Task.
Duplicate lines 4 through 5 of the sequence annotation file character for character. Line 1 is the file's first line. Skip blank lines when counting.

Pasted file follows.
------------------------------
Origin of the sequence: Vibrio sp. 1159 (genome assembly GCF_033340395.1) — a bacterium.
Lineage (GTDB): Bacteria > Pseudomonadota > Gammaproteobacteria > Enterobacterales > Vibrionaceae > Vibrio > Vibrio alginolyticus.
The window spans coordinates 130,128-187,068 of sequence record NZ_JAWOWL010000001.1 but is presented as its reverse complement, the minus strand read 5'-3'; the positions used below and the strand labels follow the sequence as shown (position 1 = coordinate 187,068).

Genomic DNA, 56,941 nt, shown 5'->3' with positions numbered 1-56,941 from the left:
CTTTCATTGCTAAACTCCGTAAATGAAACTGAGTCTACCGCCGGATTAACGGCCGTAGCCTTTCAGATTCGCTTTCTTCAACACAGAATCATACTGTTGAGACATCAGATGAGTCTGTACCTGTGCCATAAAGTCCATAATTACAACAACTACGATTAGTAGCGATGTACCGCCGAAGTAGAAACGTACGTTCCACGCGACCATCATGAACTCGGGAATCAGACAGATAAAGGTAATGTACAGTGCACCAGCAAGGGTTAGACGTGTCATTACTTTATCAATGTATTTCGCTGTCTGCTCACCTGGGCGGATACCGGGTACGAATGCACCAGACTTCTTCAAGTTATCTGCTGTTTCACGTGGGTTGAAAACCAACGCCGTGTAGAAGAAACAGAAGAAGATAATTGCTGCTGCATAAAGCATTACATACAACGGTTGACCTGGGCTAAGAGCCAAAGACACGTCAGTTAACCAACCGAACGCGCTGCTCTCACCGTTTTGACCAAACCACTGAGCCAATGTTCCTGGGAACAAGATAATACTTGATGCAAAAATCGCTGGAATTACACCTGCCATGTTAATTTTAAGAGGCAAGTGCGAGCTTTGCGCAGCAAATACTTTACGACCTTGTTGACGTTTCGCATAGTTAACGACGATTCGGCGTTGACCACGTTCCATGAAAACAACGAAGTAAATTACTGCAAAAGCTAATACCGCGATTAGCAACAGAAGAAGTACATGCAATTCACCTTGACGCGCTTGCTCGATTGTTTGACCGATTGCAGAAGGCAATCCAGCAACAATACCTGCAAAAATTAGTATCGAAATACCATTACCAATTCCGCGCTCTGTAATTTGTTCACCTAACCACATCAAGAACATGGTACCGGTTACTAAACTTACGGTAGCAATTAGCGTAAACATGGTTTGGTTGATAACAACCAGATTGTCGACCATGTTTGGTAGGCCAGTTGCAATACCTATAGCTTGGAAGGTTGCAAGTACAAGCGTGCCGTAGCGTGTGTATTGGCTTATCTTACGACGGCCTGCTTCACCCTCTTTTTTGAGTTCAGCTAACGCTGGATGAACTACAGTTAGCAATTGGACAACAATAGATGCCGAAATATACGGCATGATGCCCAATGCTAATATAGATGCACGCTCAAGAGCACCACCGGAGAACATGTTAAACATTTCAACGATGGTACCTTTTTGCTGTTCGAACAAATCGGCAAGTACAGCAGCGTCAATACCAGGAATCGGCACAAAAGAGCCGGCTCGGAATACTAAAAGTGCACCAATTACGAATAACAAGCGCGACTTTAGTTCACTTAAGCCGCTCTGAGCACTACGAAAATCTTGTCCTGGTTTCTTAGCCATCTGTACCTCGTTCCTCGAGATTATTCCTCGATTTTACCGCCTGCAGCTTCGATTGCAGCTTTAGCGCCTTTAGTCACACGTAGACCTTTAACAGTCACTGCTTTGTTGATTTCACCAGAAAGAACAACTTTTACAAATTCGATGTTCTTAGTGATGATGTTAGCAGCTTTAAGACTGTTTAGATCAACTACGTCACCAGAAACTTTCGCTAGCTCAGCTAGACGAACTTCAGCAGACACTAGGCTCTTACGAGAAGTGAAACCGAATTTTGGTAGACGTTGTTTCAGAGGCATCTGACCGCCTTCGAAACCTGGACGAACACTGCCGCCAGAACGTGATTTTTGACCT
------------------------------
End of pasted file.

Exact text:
Genomic DNA, 56,941 nt, shown 5'->3' with positions numbered 1-56,941 from the left:
CTTTCATTGCTAAACTCCGTAAATGAAACTGAGTCTACCGCCGGATTAACGGCCGTAGCCTTTCAGATTCGCTTTCTTCAACACAGAATCATACTGTTGAGACATCAGATGAGTCTGTACCTGTGCCATAAAGTCCATAATTACAACAACTACGATTAGTAGCGATGTACCGCCGAAGTAGAAACGTACGTTCCACGCGACCATCATGAACTCGGGAATCAGACAGATAAAGGTAATGTACAGTGCACCAGCAAGGGTTAGACGTGTCATTACTTTATCAATGTATTTCGCTGTCTGCTCACCTGGGCGGATACCGGGTACGAATGCACCAGACTTCTTCAAGTTATCTGCTGTTTCACGTGGGTTGAAAACCAACGCCGTGTAGAAGAAACAGAAGAAGATAATTGCTGCTGCATAAAGCATTACATACAACGGTTGACCTGGGCTAAGAGCCAAAGACACGTCAGTTAACCAACCGAACGCGCTGCTCTCACCGTTTTGACCAAACCACTGAGCCAATGTTCCTGGGAACAAGATAATACTTGATGCAAAAATCGCTGGAATTACACCTGCCATGTTAATTTTAAGAGGCAAGTGCGAGCTTTGCGCAGCAAATACTTTACGACCTTGTTGACGTTTCGCATAGTTAACGACGATTCGGCGTTGACCACGTTCCATGAAAACAACGAAGTAAATTACTGCAAAAGCTAATACCGCGATTAGCAACAGAAGAAGTACATGCAATTCACCTTGACGCGCTTGCTCGATTGTTTGACCGATTGCAGAAGGCAATCCAGCAACAATACCTGCAAAAATTAGTATCGAAATACCATTACCAATTCCGCGCTCTGTAATTTGTTCACCTAACCACATCAAGAACATGGTACCGGTTACTAAACTTACGGTAGCAATTAGCGTAAACATGGTTTGGTTGATAACAACCAGATTGTCGACCATGTTTGGTAGGCCAGTTGCAATACCTATAGCTTGGAAGGTTGCAAGTACAAGCGTGCCGTAGCGTGTGTATTGGCTTATCTTACGACGGCCTGCTTCACCCTCTTTTTTGAGTTCAGCTAACGCTGGATGAACTACAGTTAGCAATTGGACAACAATAGATGCCGAAATATACGGCATGATGCCCAATGCTAATATAGATGCACGCTCAAGAGCACCACCGGAGAACATGTTAAACATTTCAACGATGGTACCTTTTTGCTGTTCGAACAAATCGGCAAGTACAGCAGCGTCAATACCAGGAATCGGCACAAAAGAGCCGGCTCGGAATACTAAAAGTGCACCAATTACGAATAACAAGCGCGACTTTAGTTCACTTAAGCCGCTCTGAGCACTACGAAAATCTTGTCCTGGTTTCTTAGCCATCTGTACCTCGTTCCTCGAGATTATTCCTCGATTTTACCGCCTGCAGCTTCGATTGCAGCTTTAGCGCCTTTAGTCACACGTAGACCTTTAACAGTCACTGCTTTGTTGATTTCACCAGAAAGAACAACTTTTACAAATTCGATGTTCTTAGTGATGATGTTAGCAGCTTTAAGACTGTTTAGATCAACTACGTCACCAGAAACTTTCGCTAGCTCAGCTAGACGAACTTCAGCAGACACTAGGCTCTTACGAGAAGTGAAACCGAATTTTGGTAGACGTTGTTTCAGAGGCATCTGACCGCCTTCGAAACCTGGACGAACACTGCCGCCAGAACGTGATTTTTGACCT